[To M. B ] Paper Harrow, Aug. 6, 1826.

Dear Cousin,

It is true I was low and gloomy when I was at your house, yet I felt a cleaving to the Lord, and a measure of hope that he would be with me; and after supper, in returning thanks, I was most sweetly comforted with his presence, with a great sense of my own insufficiency. I had a good journey down, and found my little place retirement itself. Though not much exercised, I have been occupied with prayer, to be kept discreet and sober-minded, and have found much meekness on my spirit; and this sort of communion has, by the great goodness of God, kept me in a good place.

I was much struck with reading these words, "Lead us not into temptation, but deliver us from evil, for thine is the kingdom, the power, and the glory, for ever and ever." It felt to me as if to fall into temptation was to fall into sin, for that I was the most foolish and weak creature possible; and the power to keep me is the Lord's, and the kingdom is his, which I long to have maintained in my heart, but which sin always puts down as to the present enjoyment of it. But when in the enjoyment of it, there is a hearty ascribing the glory to the Father, the Son, and the Spirit.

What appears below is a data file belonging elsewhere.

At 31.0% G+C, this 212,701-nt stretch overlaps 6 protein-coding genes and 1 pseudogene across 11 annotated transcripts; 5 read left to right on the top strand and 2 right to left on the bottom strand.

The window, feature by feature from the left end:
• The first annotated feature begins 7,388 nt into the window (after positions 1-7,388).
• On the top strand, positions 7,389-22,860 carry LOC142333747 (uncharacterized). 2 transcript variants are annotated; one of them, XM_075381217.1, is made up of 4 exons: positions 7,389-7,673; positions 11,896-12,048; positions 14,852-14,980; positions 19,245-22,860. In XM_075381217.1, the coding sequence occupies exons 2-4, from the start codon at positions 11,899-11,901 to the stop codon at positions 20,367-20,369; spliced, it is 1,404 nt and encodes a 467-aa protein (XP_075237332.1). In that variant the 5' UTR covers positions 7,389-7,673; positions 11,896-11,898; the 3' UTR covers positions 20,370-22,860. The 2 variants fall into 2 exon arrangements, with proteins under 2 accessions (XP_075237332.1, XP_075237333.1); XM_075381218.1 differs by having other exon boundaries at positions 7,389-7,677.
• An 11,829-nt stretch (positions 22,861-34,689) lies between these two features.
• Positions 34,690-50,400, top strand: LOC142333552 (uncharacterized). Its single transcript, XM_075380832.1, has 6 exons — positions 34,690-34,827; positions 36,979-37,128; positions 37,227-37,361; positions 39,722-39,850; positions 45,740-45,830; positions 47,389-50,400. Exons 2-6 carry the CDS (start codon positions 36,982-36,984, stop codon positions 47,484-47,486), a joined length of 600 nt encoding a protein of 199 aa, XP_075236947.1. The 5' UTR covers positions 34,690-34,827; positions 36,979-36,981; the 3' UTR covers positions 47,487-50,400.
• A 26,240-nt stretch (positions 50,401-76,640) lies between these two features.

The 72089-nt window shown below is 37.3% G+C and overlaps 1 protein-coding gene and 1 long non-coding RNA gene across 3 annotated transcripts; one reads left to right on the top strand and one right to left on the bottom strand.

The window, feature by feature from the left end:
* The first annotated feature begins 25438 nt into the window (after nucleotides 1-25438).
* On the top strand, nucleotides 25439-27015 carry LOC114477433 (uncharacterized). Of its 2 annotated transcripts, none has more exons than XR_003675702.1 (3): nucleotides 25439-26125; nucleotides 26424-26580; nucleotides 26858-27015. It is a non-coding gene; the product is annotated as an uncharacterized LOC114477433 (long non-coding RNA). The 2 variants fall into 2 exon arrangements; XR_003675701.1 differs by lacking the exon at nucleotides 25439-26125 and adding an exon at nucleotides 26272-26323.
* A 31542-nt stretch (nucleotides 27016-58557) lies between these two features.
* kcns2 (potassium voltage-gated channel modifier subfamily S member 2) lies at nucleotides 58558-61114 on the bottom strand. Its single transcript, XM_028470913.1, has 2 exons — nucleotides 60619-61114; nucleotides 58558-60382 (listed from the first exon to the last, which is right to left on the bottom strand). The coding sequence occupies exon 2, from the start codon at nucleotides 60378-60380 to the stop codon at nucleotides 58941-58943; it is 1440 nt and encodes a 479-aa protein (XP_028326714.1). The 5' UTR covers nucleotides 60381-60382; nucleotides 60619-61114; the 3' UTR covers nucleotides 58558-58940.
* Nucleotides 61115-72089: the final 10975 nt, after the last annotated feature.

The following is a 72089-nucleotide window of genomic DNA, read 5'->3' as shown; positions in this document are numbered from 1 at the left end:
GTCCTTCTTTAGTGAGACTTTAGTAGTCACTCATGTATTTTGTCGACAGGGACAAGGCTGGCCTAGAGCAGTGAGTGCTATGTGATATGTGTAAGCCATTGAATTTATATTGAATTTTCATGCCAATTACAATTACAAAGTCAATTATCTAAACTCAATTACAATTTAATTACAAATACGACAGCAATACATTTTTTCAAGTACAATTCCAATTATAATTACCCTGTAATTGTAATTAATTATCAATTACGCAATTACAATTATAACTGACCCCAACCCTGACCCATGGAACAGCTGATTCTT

I have been sleepless and languid through the heat, but have put up many petitions not to complain, and find my past afflictions have been exceedingly sanctified, by the great goodness of God, in leading me to turn every apparent trifle into prayer.

While you seem so much exercised where to go, I think you are not yet in the spot where God designs you to be. One place I would advise you to lodge in - that is, "Let patience have her perfect work" - patiently wait, and quietly hope, for the salvation of God. Those little whispers that you hint at, I would have you attend to. They will not lead you hither and thither; but they will lead you, like Samuel of old, to attend, and say, " Speak, Lord, for thy servant heareth."

Yours &c. J. B.

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